Another concern raised by raw milk is its association with a retrograde kind of culinary libertarianism. Writing in Slate, Deborah Blum notes that, “Raw milk … has become a poster child of the food rights movement,” adding that “it’s in this carnation that … the raw milk idea becomes dangerous.” Call it food freedom run amok.
What culinary libertarianism forgets is that open societies are about more than free choice. They also entrust a representative government to minimize consumer danger while promoting the health of its citizenry—something that requires us to sacrifice some choices in the name of the common good. The desire to make pasteurization optional derives from the same impulse to deregulate weaponry or eliminate the Environmental Protection Agency—moves that favor individual over collective freedom while compromising our safety, which raw milk assuredly does.
Given that many raw milk supporters—those from the “food movement”—are often advocates of “nanny state”-type measures such as the soda tax and a National Food Policy, the anti-pasteurization push becomes that much more confusing. Can you be pro-raw milk and pro-soda tax at the same time? No way.
Finally, why do raw milkers believe raw milk to be so “pure” and “natural”? From where does this aesthetic judgment derive and why is its appeal so powerful? Given that humans have been around for about 250,000 years, and given that it was only about 7,000 years ago that we began to steal the milk of another species away from its children, it’s difficult to see anything “natural” about cow’s milk. In many ways, our reference point is so skewed toward hyper-industrialization (with pasteurization being just one manifestation of that industrialization), that any move away from the industrial model ipso facto appears to be “natural,” despite the fact that domestication itself could easily be portrayed as one of humanity’s most artificial creations. Even the Paleo people sort of get that.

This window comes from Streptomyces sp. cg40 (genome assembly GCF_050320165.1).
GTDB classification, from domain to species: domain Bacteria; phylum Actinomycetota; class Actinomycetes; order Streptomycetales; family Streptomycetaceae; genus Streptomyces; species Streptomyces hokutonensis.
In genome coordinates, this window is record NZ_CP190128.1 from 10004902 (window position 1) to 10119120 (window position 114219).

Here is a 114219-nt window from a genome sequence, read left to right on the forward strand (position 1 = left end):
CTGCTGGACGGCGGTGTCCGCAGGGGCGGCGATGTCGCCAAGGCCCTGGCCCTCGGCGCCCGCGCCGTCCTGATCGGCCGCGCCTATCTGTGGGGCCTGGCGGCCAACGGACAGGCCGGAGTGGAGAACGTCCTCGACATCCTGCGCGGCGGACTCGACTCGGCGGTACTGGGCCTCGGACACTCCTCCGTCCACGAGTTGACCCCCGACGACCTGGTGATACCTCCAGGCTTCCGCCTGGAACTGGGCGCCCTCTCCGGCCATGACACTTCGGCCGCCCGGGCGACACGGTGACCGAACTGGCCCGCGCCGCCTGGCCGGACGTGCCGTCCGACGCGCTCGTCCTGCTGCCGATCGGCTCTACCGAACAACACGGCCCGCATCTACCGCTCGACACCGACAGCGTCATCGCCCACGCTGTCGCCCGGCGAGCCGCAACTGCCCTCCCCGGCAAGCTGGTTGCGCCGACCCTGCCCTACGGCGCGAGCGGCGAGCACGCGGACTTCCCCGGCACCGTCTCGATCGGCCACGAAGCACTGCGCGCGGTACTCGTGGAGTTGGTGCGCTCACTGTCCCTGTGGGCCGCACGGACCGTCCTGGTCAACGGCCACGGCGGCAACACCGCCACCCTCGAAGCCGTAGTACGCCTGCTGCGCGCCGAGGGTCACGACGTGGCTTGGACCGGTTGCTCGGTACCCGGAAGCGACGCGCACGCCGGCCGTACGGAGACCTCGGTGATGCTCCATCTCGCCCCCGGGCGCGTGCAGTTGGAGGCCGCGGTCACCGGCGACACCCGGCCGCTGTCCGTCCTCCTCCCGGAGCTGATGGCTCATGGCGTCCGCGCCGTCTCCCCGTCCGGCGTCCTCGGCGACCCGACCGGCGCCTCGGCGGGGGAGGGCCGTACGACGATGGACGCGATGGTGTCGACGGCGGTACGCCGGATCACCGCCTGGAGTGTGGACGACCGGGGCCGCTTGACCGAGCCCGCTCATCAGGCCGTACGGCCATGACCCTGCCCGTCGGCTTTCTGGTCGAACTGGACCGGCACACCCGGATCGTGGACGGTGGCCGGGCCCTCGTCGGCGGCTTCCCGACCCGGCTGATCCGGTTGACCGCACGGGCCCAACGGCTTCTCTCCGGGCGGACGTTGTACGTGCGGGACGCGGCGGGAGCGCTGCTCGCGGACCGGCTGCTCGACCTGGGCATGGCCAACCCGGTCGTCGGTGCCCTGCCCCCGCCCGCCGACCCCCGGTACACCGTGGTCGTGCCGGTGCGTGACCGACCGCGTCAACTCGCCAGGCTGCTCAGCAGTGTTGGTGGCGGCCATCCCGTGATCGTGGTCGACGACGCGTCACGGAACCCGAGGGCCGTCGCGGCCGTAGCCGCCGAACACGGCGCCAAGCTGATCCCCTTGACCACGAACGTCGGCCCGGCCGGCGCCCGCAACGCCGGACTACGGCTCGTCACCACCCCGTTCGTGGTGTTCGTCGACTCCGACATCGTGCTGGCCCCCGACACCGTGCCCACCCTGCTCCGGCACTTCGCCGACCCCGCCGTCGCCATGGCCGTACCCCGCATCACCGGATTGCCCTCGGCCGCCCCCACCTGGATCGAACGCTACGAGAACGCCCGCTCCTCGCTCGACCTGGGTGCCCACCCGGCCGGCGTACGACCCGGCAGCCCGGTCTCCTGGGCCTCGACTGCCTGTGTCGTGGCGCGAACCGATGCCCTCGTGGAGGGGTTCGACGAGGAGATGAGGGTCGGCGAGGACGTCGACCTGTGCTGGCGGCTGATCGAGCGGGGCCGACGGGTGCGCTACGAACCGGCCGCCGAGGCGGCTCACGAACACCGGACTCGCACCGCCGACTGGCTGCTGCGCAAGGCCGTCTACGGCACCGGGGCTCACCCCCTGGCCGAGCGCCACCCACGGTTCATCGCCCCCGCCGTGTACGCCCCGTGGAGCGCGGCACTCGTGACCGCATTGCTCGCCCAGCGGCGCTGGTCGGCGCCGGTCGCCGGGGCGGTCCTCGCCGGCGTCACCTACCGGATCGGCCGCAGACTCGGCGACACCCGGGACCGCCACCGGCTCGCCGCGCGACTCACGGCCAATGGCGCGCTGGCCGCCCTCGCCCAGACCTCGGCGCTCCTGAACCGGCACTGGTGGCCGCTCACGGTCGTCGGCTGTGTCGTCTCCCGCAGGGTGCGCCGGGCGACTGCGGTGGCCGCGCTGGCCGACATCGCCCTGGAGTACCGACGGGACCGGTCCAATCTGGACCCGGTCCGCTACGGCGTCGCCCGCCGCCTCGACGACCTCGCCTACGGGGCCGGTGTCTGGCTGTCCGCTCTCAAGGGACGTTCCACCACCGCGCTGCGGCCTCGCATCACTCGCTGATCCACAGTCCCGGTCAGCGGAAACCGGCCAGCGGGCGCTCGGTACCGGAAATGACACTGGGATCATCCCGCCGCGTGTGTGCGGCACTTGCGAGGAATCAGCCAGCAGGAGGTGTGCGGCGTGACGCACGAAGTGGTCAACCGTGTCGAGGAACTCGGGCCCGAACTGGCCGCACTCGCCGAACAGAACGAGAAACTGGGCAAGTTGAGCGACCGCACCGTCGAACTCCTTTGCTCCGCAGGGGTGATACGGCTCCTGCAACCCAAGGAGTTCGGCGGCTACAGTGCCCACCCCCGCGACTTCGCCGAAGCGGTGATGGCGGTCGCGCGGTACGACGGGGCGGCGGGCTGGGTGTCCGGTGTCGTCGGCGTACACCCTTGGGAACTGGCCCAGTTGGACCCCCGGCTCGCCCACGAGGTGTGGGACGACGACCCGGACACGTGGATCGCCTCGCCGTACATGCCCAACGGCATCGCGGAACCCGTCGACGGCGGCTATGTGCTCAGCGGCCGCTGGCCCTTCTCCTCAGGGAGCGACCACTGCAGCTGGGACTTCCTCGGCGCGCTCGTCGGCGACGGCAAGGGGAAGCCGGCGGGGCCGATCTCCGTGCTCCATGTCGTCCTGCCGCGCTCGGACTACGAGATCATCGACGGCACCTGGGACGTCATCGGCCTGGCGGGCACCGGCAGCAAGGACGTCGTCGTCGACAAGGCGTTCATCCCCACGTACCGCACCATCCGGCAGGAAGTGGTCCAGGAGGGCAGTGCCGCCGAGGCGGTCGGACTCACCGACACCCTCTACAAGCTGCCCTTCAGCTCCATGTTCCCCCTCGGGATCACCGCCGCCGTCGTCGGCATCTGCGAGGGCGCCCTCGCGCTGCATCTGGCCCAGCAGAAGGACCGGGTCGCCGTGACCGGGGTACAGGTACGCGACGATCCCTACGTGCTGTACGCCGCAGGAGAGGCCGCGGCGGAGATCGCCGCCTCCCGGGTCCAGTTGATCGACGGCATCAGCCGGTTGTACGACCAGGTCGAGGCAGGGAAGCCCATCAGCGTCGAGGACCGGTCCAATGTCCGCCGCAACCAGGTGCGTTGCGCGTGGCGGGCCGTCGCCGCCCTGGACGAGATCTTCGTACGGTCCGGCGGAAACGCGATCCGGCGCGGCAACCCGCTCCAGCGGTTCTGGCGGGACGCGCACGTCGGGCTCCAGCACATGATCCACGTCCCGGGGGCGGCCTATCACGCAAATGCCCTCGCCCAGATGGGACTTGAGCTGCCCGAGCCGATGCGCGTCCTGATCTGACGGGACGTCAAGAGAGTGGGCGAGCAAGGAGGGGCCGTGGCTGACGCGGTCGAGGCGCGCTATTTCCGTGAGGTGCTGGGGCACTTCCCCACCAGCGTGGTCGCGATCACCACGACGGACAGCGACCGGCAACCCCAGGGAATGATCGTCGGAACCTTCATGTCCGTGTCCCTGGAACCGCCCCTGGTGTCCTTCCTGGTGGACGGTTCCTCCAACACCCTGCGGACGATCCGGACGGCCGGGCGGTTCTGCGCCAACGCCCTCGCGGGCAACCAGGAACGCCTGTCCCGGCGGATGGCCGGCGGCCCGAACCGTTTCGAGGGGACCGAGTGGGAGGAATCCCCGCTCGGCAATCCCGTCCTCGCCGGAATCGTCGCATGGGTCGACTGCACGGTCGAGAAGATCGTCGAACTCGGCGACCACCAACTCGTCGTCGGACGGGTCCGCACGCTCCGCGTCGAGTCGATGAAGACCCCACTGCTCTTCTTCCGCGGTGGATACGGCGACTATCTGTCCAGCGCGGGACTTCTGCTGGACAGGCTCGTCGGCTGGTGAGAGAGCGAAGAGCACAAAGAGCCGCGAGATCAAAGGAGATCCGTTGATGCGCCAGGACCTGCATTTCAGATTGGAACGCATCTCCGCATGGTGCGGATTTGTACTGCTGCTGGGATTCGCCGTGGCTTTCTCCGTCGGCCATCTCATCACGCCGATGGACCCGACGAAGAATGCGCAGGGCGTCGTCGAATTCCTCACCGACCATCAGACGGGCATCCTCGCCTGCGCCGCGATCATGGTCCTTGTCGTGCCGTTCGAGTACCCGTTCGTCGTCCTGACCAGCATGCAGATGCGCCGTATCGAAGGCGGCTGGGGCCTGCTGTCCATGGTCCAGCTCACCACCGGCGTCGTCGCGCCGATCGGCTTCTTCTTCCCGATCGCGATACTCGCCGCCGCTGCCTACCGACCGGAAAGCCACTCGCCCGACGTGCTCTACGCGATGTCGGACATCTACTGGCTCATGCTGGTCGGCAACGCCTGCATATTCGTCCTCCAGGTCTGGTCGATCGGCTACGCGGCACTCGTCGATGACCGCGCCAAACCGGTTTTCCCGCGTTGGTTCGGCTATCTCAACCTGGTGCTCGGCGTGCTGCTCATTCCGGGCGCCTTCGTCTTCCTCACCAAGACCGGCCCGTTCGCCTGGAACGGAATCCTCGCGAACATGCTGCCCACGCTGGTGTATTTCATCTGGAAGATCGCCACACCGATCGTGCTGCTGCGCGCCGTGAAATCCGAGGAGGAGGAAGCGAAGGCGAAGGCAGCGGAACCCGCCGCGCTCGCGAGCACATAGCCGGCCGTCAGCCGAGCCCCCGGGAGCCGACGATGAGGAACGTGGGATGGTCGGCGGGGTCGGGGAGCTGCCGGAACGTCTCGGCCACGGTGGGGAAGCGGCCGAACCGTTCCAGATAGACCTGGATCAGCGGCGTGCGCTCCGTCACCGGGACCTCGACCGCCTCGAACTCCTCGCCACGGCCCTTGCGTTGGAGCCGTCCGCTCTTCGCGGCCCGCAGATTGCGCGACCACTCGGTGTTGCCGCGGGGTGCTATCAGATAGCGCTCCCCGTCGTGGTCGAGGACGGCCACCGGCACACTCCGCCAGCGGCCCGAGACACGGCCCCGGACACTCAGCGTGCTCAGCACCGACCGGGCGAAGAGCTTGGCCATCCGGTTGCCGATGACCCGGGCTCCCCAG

Raw milk, for all these reasons, is more of an aesthetic than a rational decision. It’s yet another case of the “narcissism of small differences” posing as food reform. Supporters routinely shroud it in the rhetoric of choice and freedom, but raw milk, no matter how wholesome and fresh, is a raw deal.by